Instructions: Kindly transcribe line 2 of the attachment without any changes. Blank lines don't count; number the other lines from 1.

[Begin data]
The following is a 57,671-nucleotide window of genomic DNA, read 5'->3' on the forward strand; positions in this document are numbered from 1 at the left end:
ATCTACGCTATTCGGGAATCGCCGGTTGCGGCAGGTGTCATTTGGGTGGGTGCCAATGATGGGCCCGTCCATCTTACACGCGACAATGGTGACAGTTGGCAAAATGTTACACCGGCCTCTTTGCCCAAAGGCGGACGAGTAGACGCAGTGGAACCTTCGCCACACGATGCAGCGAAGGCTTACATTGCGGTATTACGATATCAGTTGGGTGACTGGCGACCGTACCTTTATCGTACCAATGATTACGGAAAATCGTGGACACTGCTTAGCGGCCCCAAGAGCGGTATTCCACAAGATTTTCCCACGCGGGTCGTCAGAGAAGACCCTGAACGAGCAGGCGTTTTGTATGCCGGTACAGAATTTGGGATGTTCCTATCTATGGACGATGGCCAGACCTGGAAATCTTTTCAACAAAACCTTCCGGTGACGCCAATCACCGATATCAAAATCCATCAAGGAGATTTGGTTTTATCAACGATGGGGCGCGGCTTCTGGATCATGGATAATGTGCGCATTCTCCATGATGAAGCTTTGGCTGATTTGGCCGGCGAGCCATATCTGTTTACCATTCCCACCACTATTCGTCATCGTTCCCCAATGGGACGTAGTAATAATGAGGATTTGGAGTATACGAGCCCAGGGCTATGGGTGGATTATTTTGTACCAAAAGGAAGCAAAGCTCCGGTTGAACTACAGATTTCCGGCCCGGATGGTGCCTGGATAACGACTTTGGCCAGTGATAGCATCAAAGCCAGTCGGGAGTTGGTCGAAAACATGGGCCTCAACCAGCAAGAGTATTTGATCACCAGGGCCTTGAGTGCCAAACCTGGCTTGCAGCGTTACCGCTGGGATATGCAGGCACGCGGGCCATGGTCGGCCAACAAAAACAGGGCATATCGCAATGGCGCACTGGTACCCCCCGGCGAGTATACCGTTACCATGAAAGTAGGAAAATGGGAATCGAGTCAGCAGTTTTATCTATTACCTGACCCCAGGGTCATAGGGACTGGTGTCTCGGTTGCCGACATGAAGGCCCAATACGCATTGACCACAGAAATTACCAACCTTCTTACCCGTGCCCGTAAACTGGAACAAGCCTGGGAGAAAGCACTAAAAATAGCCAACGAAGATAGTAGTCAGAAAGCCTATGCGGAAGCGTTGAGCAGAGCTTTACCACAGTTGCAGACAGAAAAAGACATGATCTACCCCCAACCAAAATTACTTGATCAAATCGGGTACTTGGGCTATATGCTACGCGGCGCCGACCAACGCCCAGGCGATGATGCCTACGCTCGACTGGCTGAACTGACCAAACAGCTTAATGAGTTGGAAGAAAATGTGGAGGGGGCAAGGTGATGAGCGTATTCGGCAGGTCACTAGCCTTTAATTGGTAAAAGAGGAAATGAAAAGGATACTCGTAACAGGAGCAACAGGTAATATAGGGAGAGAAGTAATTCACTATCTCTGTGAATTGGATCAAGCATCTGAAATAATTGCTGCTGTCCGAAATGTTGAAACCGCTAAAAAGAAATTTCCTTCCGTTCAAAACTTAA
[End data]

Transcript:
ATCTACGCTATTCGGGAATCGCCGGTTGCGGCAGGTGTCATTTGGGTGGGTGCCAATGATGGGCCCGTCCATCTTACACGCGACAATGGTGACAGTTGGCAAAATGTTACACCGGCCTCTTTGCCCAAAGGCGGACGAGTAGACGCAGTGGAACCTTCGCCACACGATGCAGCGAAGGCTTACATTGCGGTATTACGATATCAGTTGGGTGACTGGCGACCGTACCTTTATCGTACCAATGATTACGGAAAATCGTGGACACTGCTTAGCGGCCCCAAGAGCGGTATTCCACAAGATTTTCCCACGCGGGTCGTCAGAGAAGACCCTGAACGAGCAGGCGTTTTGTATGCCGGTACAGAATTTGGGATGTTCCTATCTATGGACGATGGCCAGACCTGGAAATCTTTTCAACAAAACCTTCCGGTGACGCCAATCACCGATATCAAAATCCATCAAGGAGATTTGGTTTTATCAACGATGGGGCGCGGCTTCTGGATCATGGATAATGTGCGCATTCTCCATGATGAAGCTTTGGCTGATTTGGCCGGCGAGCCATATCTGTTTACCATTCCCACCACTATTCGTCATCGTTCCCCAATGGGACGTAGTAATAATGAGGATTTGGAGTATACGAGCCCAGGGCTATGGGTGGATTATTTTGTACCAAAAGGAAGCAAAGCTCCGGTTGAACTACAGATTTCCGGCCCGGATGGTGCCTGGATAACGACTTTGGCCAGTGATAGCATCAAAGCCAGTCGGGAGTTGGTCGAAAACATGGGCCTCAACCAGCAAGAGTATTTGATCACCAGGGCCTTGAGTGCCAAACCTGGCTTGCAGCGTTACCGCTGGGATATGCAGGCACGCGGGCCATGGTCGGCCAACAAAAACAGGGCATATCGCAATGGCGCACTGGTACCCCCCGGCGAGTATACCGTTACCATGAAAGTAGGAAAATGGGAATCGAGTCAGCAGTTTTATCTATTACCTGACCCCAGGGTCATAGGGACTGGTGTCTCGGTTGCCGACATGAAGGCCCAATACGCATTGACCACAGAAATTACCAACCTTCTTACCCGTGCCCGTAAACTGGAACAAGCCTGGGAGAAAGCACTAAAAATAGCCAACGAAGATAGTAGTCAGAAAGCCTATGCGGAAGCGTTGAGCAGAGCTTTACCACAGTTGCAGACAGAAAAAGACATGATCTACCCCCAACCAAAATTACTTGATCAAATCGGGTACTTGGGCTATATGCTACGCGGCGCCGACCAACGCCCAGGCGATGATGCCTACGCTCGACTGGCTGAACTGACCAAACAGCTTAATGAGTTGGAAGAAAATGTGGAGGGGGCAAGGTGATGAGCGTATTCGGCAGGTCACTAGCCTTTAATTGGTAAAAGAGGAAATGAAAAGGATACTCGTAACAGGAGCAACAGGTAATATAGGGAGAGAAGTAATTCACTATCTCTGTGAATTGGATCAAGCATCTGAAATAATTGCTGCTGTCCGAAATGTTGAAACCGCTAAAAAGAAATTTCCTTCCGTTCAAAACTTAA